A Look at China’s ‘Political Meritocracy’
Tuesday, August 7, 2012
A system of above-average ability with below-average virtue.
Can the democratic United States draw lessons from one-party China to improve the American political system? Yes, says Tsinghua University professor Daniel A. Bell, writing for The Christian Science Monitor. Put simply, his argument is that (a) “political meritocracy” is in many ways a superior system to liberal democracy; (b) the Chinese Communist Party (CCP), which runs the Chinese government, is a meritocratic system; and (c) by the transitive property, China’s political system is in many ways superior to America’s. “Democracy is a flawed political system,” Bell writes, “and meritocracy can help to remedy some of its flaws.”
While Bell is unfair, I would argue, in comparing his ideal of meritocracy to real-world democracy (which he disdains as “one dollar, one vote”), I will leave theoretical arguments about the relative merits of each system to political scientists. Bell’s positive characterization of the Chinese system, however, deserves closer inspection.
Bell defines political meritocracy as follows:
Political meritocracy is the idea that a political system is designed with the aim of selecting political leaders with above-average ability to make morally informed political judgments. That is, political meritocracy has two key components: 1) The political leaders have above-average ability and virtue; and 2) the selection mechanism is designed to choose such leaders.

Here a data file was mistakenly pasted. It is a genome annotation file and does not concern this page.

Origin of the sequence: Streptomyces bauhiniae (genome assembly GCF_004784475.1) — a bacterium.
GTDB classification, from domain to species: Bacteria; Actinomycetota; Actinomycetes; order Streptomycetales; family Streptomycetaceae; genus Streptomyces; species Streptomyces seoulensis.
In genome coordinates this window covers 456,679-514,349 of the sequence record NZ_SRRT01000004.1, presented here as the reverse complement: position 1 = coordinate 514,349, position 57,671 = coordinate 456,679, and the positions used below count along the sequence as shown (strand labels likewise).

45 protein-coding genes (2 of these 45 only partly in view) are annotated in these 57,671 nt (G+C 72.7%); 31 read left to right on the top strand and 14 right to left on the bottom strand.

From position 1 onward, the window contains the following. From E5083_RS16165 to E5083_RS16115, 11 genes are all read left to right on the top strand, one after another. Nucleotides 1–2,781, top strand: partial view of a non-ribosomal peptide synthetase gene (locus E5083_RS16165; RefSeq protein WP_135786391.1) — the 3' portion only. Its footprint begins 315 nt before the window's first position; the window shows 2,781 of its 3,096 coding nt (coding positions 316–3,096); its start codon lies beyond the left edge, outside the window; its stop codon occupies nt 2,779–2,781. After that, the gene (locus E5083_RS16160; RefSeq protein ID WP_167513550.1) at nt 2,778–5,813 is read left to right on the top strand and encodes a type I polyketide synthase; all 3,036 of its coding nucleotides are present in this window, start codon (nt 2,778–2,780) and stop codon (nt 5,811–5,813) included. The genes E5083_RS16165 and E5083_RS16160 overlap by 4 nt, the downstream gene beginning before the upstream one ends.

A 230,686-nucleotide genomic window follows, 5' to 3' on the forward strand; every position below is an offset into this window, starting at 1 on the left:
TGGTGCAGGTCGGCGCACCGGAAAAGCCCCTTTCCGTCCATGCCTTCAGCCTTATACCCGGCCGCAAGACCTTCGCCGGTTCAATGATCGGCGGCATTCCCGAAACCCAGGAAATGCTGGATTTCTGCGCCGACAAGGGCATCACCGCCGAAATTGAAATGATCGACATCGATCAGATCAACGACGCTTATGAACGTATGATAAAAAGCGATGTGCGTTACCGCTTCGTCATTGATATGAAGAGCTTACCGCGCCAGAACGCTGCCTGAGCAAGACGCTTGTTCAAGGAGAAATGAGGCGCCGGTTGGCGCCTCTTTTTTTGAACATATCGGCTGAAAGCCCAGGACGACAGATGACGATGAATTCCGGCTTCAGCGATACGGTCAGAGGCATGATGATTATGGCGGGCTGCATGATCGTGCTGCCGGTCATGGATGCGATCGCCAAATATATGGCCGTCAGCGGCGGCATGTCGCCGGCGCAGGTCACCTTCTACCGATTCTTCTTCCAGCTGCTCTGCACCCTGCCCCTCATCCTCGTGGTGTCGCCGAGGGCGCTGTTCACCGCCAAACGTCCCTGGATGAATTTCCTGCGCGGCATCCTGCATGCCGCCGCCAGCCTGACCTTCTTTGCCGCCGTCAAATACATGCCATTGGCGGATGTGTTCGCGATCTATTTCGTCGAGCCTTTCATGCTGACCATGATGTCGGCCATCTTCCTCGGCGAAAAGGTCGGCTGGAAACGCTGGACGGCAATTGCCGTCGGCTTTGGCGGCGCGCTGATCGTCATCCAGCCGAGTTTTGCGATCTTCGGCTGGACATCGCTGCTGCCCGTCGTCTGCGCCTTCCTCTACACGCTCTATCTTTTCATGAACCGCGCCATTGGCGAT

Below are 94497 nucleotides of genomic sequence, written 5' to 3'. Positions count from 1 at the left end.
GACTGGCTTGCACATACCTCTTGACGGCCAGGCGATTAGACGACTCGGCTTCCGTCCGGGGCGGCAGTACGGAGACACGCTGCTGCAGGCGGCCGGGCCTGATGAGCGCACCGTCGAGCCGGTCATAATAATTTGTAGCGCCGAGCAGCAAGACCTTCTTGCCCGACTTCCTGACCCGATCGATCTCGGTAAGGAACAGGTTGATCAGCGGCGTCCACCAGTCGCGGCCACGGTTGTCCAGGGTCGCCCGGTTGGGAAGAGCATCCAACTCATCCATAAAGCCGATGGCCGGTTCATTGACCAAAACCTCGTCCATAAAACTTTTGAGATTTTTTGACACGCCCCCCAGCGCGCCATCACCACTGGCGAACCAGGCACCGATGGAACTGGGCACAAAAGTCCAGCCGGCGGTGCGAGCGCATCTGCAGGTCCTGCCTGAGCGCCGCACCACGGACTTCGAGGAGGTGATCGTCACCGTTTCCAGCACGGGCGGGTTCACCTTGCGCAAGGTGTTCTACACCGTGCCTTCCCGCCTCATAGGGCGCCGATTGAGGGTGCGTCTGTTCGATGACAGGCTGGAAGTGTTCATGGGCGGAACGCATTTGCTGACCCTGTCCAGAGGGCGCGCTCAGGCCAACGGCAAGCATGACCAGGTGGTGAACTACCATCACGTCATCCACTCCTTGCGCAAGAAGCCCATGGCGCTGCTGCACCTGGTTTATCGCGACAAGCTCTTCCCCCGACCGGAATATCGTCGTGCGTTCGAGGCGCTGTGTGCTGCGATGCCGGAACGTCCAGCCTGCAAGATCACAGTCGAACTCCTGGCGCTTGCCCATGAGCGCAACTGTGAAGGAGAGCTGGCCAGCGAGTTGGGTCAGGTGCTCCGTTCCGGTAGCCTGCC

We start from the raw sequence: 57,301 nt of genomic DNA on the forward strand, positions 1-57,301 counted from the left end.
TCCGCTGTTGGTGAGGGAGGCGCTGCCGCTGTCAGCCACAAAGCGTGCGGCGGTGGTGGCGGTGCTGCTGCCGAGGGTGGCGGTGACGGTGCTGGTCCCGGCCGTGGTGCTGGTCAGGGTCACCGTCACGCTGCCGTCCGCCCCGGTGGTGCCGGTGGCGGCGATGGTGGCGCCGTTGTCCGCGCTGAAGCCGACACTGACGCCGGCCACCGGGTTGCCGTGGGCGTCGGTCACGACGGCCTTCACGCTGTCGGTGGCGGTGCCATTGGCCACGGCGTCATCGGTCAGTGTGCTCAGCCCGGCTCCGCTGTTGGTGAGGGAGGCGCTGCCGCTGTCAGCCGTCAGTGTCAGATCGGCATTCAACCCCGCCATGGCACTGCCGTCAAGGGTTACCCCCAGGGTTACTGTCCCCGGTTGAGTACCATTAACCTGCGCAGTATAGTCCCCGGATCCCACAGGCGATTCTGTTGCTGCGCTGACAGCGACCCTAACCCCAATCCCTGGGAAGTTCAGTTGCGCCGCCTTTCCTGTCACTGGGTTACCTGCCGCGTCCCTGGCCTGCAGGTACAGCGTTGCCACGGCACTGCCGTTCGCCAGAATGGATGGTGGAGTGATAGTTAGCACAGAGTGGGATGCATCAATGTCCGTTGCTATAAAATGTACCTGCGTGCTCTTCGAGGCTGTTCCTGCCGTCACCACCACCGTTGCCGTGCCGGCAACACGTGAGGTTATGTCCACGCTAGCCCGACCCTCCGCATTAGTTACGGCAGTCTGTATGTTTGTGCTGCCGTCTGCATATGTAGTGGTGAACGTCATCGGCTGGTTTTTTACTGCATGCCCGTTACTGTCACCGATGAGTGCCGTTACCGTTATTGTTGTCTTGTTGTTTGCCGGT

And political meritocracy, Bell goes on, is “central to Chinese political culture.” He supports this contention by citing Confucius, by referencing political surveys that demonstrate support for the system “in East Asian societies with a Confucian heritage,” and by describing the selection process (in which politics play no role, if Bell’s CCP interlocutor is to be believed) for the secretary general of the CCP Central Committee’s Organization Department. (Oddly, Bell completely ignores the concept of guanxi—the unique role that connections and relationships play in all facets of Chinese life—which is also central to Chinese political culture.)
In a one-party state, those at the top get to define ‘merit’ and ‘virtue.’